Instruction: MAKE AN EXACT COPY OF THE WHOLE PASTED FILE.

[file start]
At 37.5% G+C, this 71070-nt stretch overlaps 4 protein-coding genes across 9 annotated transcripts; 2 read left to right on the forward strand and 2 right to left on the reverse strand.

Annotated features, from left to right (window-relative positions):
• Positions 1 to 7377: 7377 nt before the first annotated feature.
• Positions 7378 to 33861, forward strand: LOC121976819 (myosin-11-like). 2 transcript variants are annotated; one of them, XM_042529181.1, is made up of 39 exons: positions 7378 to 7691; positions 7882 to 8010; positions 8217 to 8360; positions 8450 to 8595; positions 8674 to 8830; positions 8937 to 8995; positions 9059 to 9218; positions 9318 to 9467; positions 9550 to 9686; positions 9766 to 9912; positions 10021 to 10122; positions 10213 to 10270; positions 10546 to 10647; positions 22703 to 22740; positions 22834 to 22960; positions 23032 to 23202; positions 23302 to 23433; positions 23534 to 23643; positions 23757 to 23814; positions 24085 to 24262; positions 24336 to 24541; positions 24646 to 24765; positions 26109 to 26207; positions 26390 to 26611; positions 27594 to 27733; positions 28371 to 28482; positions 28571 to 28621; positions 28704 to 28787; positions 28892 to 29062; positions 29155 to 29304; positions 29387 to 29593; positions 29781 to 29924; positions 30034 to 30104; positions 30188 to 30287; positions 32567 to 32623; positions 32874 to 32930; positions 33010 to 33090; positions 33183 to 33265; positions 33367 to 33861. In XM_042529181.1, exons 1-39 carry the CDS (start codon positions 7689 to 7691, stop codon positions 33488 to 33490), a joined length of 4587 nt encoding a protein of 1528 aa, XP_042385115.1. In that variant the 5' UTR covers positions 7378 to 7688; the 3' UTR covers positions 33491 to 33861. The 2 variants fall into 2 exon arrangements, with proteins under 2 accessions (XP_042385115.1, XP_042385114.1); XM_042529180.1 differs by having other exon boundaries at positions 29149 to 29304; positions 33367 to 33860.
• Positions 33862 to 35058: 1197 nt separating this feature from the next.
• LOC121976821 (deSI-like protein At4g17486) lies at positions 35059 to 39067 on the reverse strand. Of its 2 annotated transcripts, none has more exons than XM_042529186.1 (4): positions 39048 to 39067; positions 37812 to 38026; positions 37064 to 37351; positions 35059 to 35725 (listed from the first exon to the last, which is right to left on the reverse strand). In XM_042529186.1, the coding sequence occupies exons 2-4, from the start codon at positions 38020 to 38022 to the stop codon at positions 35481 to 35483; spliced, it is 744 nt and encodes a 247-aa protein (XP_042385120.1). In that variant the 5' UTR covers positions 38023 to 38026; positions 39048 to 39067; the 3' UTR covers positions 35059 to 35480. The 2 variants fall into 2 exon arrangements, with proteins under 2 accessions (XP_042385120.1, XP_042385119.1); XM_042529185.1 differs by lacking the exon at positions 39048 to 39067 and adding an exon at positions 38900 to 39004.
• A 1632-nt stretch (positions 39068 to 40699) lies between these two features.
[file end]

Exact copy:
At 37.5% G+C, this 71070-nt stretch overlaps 4 protein-coding genes across 9 annotated transcripts; 2 read left to right on the forward strand and 2 right to left on the reverse strand.

Annotated features, from left to right (window-relative positions):
• Positions 1 to 7377: 7377 nt before the first annotated feature.
• Positions 7378 to 33861, forward strand: LOC121976819 (myosin-11-like). 2 transcript variants are annotated; one of them, XM_042529181.1, is made up of 39 exons: positions 7378 to 7691; positions 7882 to 8010; positions 8217 to 8360; positions 8450 to 8595; positions 8674 to 8830; positions 8937 to 8995; positions 9059 to 9218; positions 9318 to 9467; positions 9550 to 9686; positions 9766 to 9912; positions 10021 to 10122; positions 10213 to 10270; positions 10546 to 10647; positions 22703 to 22740; positions 22834 to 22960; positions 23032 to 23202; positions 23302 to 23433; positions 23534 to 23643; positions 23757 to 23814; positions 24085 to 24262; positions 24336 to 24541; positions 24646 to 24765; positions 26109 to 26207; positions 26390 to 26611; positions 27594 to 27733; positions 28371 to 28482; positions 28571 to 28621; positions 28704 to 28787; positions 28892 to 29062; positions 29155 to 29304; positions 29387 to 29593; positions 29781 to 29924; positions 30034 to 30104; positions 30188 to 30287; positions 32567 to 32623; positions 32874 to 32930; positions 33010 to 33090; positions 33183 to 33265; positions 33367 to 33861. In XM_042529181.1, exons 1-39 carry the CDS (start codon positions 7689 to 7691, stop codon positions 33488 to 33490), a joined length of 4587 nt encoding a protein of 1528 aa, XP_042385115.1. In that variant the 5' UTR covers positions 7378 to 7688; the 3' UTR covers positions 33491 to 33861. The 2 variants fall into 2 exon arrangements, with proteins under 2 accessions (XP_042385115.1, XP_042385114.1); XM_042529180.1 differs by having other exon boundaries at positions 29149 to 29304; positions 33367 to 33860.
• Positions 33862 to 35058: 1197 nt separating this feature from the next.
• LOC121976821 (deSI-like protein At4g17486) lies at positions 35059 to 39067 on the reverse strand. Of its 2 annotated transcripts, none has more exons than XM_042529186.1 (4): positions 39048 to 39067; positions 37812 to 38026; positions 37064 to 37351; positions 35059 to 35725 (listed from the first exon to the last, which is right to left on the reverse strand). In XM_042529186.1, the coding sequence occupies exons 2-4, from the start codon at positions 38020 to 38022 to the stop codon at positions 35481 to 35483; spliced, it is 744 nt and encodes a 247-aa protein (XP_042385120.1). In that variant the 5' UTR covers positions 38023 to 38026; positions 39048 to 39067; the 3' UTR covers positions 35059 to 35480. The 2 variants fall into 2 exon arrangements, with proteins under 2 accessions (XP_042385120.1, XP_042385119.1); XM_042529185.1 differs by lacking the exon at positions 39048 to 39067 and adding an exon at positions 38900 to 39004.
• A 1632-nt stretch (positions 39068 to 40699) lies between these two features.